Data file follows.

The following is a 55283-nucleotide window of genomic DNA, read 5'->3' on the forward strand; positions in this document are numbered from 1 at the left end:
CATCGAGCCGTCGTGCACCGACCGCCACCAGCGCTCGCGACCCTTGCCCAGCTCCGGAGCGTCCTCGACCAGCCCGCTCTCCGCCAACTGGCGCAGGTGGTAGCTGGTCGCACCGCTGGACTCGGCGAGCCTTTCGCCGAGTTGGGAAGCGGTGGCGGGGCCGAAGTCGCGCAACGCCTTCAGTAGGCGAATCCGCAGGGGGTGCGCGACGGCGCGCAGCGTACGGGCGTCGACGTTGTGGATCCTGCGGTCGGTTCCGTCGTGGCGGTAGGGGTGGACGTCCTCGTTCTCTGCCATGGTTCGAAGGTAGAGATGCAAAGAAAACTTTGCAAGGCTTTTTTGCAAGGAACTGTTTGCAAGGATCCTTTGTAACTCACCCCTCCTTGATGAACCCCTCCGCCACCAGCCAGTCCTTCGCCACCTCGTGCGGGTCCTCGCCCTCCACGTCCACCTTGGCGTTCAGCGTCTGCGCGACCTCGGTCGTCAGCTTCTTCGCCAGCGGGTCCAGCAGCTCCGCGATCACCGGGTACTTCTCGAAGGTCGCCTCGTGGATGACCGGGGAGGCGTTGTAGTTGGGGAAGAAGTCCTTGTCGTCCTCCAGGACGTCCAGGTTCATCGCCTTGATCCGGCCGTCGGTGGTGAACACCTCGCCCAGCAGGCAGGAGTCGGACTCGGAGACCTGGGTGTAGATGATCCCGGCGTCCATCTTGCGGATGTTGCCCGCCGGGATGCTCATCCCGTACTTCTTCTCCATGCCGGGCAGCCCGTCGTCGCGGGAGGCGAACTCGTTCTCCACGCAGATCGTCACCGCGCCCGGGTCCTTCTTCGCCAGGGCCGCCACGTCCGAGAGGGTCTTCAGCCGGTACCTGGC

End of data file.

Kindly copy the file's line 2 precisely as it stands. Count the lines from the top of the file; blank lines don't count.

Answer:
CATCGAGCCGTCGTGCACCGACCGCCACCAGCGCTCGCGACCCTTGCCCAGCTCCGGAGCGTCCTCGACCAGCCCGCTCTCCGCCAACTGGCGCAGGTGGTAGCTGGTCGCACCGCTGGACTCGGCGAGCCTTTCGCCGAGTTGGGAAGCGGTGGCGGGGCCGAAGTCGCGCAACGCCTTCAGTAGGCGAATCCGCAGGGGGTGCGCGACGGCGCGCAGCGTACGGGCGTCGACGTTGTGGATCCTGCGGTCGGTTCCGTCGTGGCGGTAGGGGTGGACGTCCTCGTTCTCTGCCATGGTTCGAAGGTAGAGATGCAAAGAAAACTTTGCAAGGCTTTTTTGCAAGGAACTGTTTGCAAGGATCCTTTGTAACTCACCCCTCCTTGATGAACCCCTCCGCCACCAGCCAGTCCTTCGCCACCTCGTGCGGGTCCTCGCCCTCCACGTCCACCTTGGCGTTCAGCGTCTGCGCGACCTCGGTCGTCAGCTTCTTCGCCAGCGGGTCCAGCAGCTCCGCGATCACCGGGTACTTCTCGAAGGTCGCCTCGTGGATGACCGGGGAGGCGTTGTAGTTGGGGAAGAAGTCCTTGTCGTCCTCCAGGACGTCCAGGTTCATCGCCTTGATCCGGCCGTCGGTGGTGAACACCTCGCCCAGCAGGCAGGAGTCGGACTCGGAGACCTGGGTGTAGATGATCCCGGCGTCCATCTTGCGGATGTTGCCCGCCGGGATGCTCATCCCGTACTTCTTCTCCATGCCGGGCAGCCCGTCGTCGCGGGAGGCGAACTCGTTCTCCACGCAGATCGTCACCGCGCCCGGGTCCTTCTTCGCCAGGGCCGCCACGTCCGAGAGGGTCTTCAGCCGGTACCTGGC